Part 2 – Introduction
Welcome to Part 2 of the High Dynamic Range (HDR) Photoshop Tutorial. Read Part 1 here. As a reminder, please remember that this is simply MY process, HDR processing is an art form subject to the artists opinion. There is no right or wrong way to produce an image, only to be able to communicate your artistic vision of a scene in a way that makes you happy.
When we left off we’d combined our 5 shots in Photoshop using the Merge To HDR function and had saved our 32bit TIFF file into the folder that we’d put our original photos inside. We’re using Adobe Bridge as our “home base” so to speak, using it to modify and organize our files.
In this lesson I’ll go through my process of Tone Mapping the image with Photomatix Pro, rendering the image down to 16bit and then making final adjustments using the flexibility of Adobe Camera Raw. Now let’s get started!
In the screenshot below you can see that I’ve selected the 32bit TIFF and am ready to continue with the lesson.
Step 8 – Opening The Image In Photomatix Pro
From Bridge we can select the image and choose the program we’d like to use to open it. Command-Click (PC: Right-Click) on the .tiff file in Bridge and choose Open With > Photomatix Pro. This will open our 32bit TIFF file in the Photmatix Pro interface where we’ll do our Tone Mapping. If you don’t have Photomatix Pro, you can download the trial version of the program RIGHT HERE.
Step 9 – Photomatix Pro Initial Interface
When Photomatix Pro finally opens your file (and it might take a minute, so be patient), you’ll see a rendering of your image that again looks like complete rubbish, but don’t worry, this is just Photomatix’s way of rendering the 32bit file so you can see it. By default the HDR Viewer panel should be visible, if you don’t see it, choose View > HDR Viewer from the Main Menu. You’ll notice that the HDR Viewer has a little thumbnail viewer at the top and as you mouse over your image you’ll see a better rendering of the detail in this viewer window (don’t mind how noisy the preview is, it’s just a quick rendering). At this point all we really need to do is hit the Tone Mapping button at the bottom of the HDR Viewer to open the Tone Mapper and get rolling
(*note: Also under the View Menu is the HDR Histogram function which will generate a full-spectrum histogram of your HDR image. This will show you if you’ve clipped any information on the black or white end, if you’ve got clipping then you didn’t shoot a big enough F-Stop range. The more you shoot HDR, the more you’ll get a feeling for how many F-Stops is enough.)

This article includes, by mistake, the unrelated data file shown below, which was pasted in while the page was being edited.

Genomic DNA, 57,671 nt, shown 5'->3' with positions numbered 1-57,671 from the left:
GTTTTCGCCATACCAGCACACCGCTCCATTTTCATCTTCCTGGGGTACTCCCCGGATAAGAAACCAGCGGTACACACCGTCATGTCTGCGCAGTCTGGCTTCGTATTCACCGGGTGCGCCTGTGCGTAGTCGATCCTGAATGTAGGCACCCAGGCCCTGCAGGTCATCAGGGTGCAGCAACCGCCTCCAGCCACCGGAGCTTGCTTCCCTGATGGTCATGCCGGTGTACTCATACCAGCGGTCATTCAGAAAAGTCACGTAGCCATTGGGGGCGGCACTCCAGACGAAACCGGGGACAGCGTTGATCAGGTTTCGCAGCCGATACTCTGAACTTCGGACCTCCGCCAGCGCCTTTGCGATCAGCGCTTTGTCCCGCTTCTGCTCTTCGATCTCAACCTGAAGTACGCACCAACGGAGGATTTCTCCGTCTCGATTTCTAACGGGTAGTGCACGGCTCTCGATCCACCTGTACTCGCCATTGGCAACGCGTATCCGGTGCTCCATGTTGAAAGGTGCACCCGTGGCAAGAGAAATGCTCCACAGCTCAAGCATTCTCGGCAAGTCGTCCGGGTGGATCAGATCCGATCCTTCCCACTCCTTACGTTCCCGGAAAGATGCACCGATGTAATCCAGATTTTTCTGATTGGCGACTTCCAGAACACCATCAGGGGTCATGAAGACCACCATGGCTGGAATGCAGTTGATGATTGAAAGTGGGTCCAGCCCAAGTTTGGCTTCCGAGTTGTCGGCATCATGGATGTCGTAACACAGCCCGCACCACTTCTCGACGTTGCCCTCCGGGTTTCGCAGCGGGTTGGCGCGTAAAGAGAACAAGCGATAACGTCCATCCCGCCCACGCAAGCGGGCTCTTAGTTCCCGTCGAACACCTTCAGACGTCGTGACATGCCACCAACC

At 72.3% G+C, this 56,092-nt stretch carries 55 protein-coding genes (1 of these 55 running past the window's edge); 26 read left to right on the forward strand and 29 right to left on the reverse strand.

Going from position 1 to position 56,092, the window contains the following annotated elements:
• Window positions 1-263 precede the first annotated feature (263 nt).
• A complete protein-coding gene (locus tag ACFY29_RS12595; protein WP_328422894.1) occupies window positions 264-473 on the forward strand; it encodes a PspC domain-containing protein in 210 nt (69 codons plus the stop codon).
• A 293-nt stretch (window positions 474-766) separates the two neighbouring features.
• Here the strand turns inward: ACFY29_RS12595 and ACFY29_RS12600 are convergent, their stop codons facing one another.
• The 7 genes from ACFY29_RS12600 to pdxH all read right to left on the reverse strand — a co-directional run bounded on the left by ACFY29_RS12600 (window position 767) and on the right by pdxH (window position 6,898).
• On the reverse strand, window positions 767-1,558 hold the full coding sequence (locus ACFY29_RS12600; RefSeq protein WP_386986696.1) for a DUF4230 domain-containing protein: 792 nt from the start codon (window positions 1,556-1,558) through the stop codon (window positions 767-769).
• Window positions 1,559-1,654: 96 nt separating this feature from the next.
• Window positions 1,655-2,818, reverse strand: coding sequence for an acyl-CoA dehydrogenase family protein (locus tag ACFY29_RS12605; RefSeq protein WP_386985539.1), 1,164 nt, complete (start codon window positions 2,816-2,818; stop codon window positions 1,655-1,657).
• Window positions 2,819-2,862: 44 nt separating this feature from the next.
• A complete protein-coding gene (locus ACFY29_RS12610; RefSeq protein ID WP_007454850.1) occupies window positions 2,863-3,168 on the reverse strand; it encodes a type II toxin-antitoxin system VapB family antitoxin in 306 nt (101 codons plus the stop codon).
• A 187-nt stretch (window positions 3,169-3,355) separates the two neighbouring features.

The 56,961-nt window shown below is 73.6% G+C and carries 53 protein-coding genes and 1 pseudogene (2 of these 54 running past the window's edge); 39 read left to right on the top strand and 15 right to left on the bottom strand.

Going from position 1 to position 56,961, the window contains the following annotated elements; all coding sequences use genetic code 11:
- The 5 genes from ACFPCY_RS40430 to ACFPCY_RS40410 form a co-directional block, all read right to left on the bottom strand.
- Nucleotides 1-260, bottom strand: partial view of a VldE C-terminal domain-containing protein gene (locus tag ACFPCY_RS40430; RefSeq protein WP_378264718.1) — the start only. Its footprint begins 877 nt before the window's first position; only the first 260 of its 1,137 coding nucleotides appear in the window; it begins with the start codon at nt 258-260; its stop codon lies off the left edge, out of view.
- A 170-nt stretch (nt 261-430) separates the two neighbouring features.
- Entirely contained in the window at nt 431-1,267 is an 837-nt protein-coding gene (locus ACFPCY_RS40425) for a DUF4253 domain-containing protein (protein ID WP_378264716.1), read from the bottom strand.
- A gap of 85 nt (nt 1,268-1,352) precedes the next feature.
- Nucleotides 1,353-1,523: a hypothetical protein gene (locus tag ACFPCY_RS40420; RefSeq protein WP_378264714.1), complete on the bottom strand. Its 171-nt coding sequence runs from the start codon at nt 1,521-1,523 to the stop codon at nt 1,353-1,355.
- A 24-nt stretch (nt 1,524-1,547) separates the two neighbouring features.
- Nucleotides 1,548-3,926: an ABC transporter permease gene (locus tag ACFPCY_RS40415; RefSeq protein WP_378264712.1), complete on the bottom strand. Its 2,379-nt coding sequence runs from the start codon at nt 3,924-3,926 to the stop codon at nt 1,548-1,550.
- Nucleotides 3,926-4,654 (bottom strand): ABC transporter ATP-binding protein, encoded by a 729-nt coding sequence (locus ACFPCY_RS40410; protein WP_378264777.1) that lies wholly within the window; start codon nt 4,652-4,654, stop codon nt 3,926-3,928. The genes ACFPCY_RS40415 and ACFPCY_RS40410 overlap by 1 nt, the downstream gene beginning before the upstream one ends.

Step 10 – The Detail Enhancer Interface
Once you hit the Tone Mapping button you’ll be whisked off to the Detail Enhancer / Tone Compressor dialogs and you’ll (for the first time) get a good look at just how much information you’ve got to work with in your 32bit HDR file.
I still remember the first time I did this… I nearly fell off my chair when I saw just how much detail was actually living inside this 32bit file..
Notice that even at this unrefined stage of the process just how much detail is visible, especially in the glass tiles in the window that previously looked completely blown out.
Step 11 – The HDR Processing Options
If you take a closer look at the Tone Mapping Settings dialog you’ll notice that we have 2 different options available for tone mapping: Details Enhancer and Tone Compressor. Having played around extensively with both I prefer the Details Enhancer because I feel like it does the best job bringing out the details in the entire tonal range. I’d encourage you to spend time with both options and make up your own mind based on your needs.
For this lesson, lets go ahead and collapse the Color Settings and Smoothing Settings areas and focus on the main area and Tone settings
Step 12 – My Basic Tone Mapping Process
This portion of the process is obviously highly subjective depending on the image you’re processing and how vivid you want the HDR effect to be. Many HDR Photographers choose to push the settings to the limit creating a vivid and breathtaking effect, but for my architectural work, especially interior shots, I prefer to shoot for a little more “true to the scene” realism with maybe a little more punch in the details. Once you’ve got the basics of the process down, you should definitely play around until you find your HDR style.
Lets start at the top of the dialog and work our way down in sequence making changes as we go and then we’ll take a look at the image again. If you’re playing along at home know that it takes a second or two for the program to render each change, so don’t rush it and get frustrated that the program isn’t responding as fast as you’d like… It’s got lots of data it has to work though.
- Strength: My experience has been that cranking this baby up to 100% produces the crispest most vivid results. If you feel like it’s too much, back it off a little. I’d probably say 70% is the lowest I ever go here.
- Color Saturation: We’re going to do all the color work in Camera Raw, so just leave this setting in the middle at 50%.
- Luminosity: This is another adjustment I prefer to make in Camera Raw, so I leave it set at 0.